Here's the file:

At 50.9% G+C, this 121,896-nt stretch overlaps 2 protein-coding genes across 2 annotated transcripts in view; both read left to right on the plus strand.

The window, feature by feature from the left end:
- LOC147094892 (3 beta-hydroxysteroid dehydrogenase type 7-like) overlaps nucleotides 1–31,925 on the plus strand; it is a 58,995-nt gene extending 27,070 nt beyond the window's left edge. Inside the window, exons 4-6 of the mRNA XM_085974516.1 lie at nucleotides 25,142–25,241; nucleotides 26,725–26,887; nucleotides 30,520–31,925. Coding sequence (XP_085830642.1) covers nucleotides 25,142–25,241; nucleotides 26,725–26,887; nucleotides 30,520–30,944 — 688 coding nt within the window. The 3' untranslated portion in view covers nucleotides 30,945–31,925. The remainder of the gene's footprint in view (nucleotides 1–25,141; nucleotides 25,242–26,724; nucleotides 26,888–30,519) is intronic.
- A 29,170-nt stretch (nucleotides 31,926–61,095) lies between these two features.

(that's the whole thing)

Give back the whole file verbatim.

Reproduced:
At 50.9% G+C, this 121,896-nt stretch overlaps 2 protein-coding genes across 2 annotated transcripts in view; both read left to right on the plus strand.

The window, feature by feature from the left end:
- LOC147094892 (3 beta-hydroxysteroid dehydrogenase type 7-like) overlaps nucleotides 1–31,925 on the plus strand; it is a 58,995-nt gene extending 27,070 nt beyond the window's left edge. Inside the window, exons 4-6 of the mRNA XM_085974516.1 lie at nucleotides 25,142–25,241; nucleotides 26,725–26,887; nucleotides 30,520–31,925. Coding sequence (XP_085830642.1) covers nucleotides 25,142–25,241; nucleotides 26,725–26,887; nucleotides 30,520–30,944 — 688 coding nt within the window. The 3' untranslated portion in view covers nucleotides 30,945–31,925. The remainder of the gene's footprint in view (nucleotides 1–25,141; nucleotides 25,242–26,724; nucleotides 26,888–30,519) is intronic.
- A 29,170-nt stretch (nucleotides 31,926–61,095) lies between these two features.